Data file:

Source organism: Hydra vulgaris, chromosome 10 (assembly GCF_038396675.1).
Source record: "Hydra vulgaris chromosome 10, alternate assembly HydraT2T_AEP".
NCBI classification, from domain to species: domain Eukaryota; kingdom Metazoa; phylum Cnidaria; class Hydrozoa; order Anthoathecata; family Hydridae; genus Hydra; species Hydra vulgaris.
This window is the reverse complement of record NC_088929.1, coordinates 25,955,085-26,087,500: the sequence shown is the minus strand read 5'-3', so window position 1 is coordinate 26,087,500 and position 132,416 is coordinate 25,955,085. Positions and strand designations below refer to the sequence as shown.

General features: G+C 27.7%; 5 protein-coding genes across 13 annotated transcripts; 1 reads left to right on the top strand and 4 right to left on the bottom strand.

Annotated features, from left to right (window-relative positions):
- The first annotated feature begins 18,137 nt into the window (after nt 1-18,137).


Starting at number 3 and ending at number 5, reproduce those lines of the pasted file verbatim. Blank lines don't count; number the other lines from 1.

NCBI classification, from domain to species: domain Eukaryota; kingdom Metazoa; phylum Cnidaria; class Hydrozoa; order Anthoathecata; family Hydridae; genus Hydra; species Hydra vulgaris.
This window is the reverse complement of record NC_088929.1, coordinates 25,955,085-26,087,500: the sequence shown is the minus strand read 5'-3', so window position 1 is coordinate 26,087,500 and position 132,416 is coordinate 25,955,085. Positions and strand designations below refer to the sequence as shown.

General features: G+C 27.7%; 5 protein-coding genes across 13 annotated transcripts; 1 reads left to right on the top strand and 4 right to left on the bottom strand.